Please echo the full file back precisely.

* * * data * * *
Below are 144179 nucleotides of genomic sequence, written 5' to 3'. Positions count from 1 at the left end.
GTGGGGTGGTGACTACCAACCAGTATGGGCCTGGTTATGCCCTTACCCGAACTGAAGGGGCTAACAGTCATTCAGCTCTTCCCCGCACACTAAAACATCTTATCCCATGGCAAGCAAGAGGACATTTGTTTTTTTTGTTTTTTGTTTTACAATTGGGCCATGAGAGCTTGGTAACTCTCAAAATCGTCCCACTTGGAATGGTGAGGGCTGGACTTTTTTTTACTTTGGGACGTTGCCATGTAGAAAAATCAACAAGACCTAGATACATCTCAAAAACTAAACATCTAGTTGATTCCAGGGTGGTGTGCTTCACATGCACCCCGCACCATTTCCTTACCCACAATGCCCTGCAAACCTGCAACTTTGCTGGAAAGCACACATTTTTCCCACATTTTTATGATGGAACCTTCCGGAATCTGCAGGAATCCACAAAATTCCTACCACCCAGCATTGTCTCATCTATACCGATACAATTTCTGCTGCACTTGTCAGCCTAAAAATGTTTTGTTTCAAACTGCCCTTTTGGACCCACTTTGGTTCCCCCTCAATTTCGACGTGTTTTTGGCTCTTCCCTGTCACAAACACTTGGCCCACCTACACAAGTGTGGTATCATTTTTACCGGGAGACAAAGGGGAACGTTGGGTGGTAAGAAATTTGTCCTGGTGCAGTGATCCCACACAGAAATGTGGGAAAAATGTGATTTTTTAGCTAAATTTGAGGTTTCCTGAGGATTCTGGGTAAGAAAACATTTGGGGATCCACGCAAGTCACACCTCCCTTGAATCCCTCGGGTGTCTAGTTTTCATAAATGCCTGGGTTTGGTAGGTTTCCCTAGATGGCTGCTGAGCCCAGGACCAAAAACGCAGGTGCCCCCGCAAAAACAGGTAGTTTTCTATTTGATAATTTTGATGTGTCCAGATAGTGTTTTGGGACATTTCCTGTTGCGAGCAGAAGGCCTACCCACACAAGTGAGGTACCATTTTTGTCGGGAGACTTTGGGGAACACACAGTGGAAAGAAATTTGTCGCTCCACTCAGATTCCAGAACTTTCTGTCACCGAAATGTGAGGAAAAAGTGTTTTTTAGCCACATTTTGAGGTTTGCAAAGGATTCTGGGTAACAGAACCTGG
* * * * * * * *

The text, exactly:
Below are 144179 nucleotides of genomic sequence, written 5' to 3'. Positions count from 1 at the left end.
GTGGGGTGGTGACTACCAACCAGTATGGGCCTGGTTATGCCCTTACCCGAACTGAAGGGGCTAACAGTCATTCAGCTCTTCCCCGCACACTAAAACATCTTATCCCATGGCAAGCAAGAGGACATTTGTTTTTTTTGTTTTTTGTTTTACAATTGGGCCATGAGAGCTTGGTAACTCTCAAAATCGTCCCACTTGGAATGGTGAGGGCTGGACTTTTTTTTACTTTGGGACGTTGCCATGTAGAAAAATCAACAAGACCTAGATACATCTCAAAAACTAAACATCTAGTTGATTCCAGGGTGGTGTGCTTCACATGCACCCCGCACCATTTCCTTACCCACAATGCCCTGCAAACCTGCAACTTTGCTGGAAAGCACACATTTTTCCCACATTTTTATGATGGAACCTTCCGGAATCTGCAGGAATCCACAAAATTCCTACCACCCAGCATTGTCTCATCTATACCGATACAATTTCTGCTGCACTTGTCAGCCTAAAAATGTTTTGTTTCAAACTGCCCTTTTGGACCCACTTTGGTTCCCCCTCAATTTCGACGTGTTTTTGGCTCTTCCCTGTCACAAACACTTGGCCCACCTACACAAGTGTGGTATCATTTTTACCGGGAGACAAAGGGGAACGTTGGGTGGTAAGAAATTTGTCCTGGTGCAGTGATCCCACACAGAAATGTGGGAAAAATGTGATTTTTTAGCTAAATTTGAGGTTTCCTGAGGATTCTGGGTAAGAAAACATTTGGGGATCCACGCAAGTCACACCTCCCTTGAATCCCTCGGGTGTCTAGTTTTCATAAATGCCTGGGTTTGGTAGGTTTCCCTAGATGGCTGCTGAGCCCAGGACCAAAAACGCAGGTGCCCCCGCAAAAACAGGTAGTTTTCTATTTGATAATTTTGATGTGTCCAGATAGTGTTTTGGGACATTTCCTGTTGCGAGCAGAAGGCCTACCCACACAAGTGAGGTACCATTTTTGTCGGGAGACTTTGGGGAACACACAGTGGAAAGAAATTTGTCGCTCCACTCAGATTCCAGAACTTTCTGTCACCGAAATGTGAGGAAAAAGTGTTTTTTAGCCACATTTTGAGGTTTGCAAAGGATTCTGGGTAACAGAACCTGG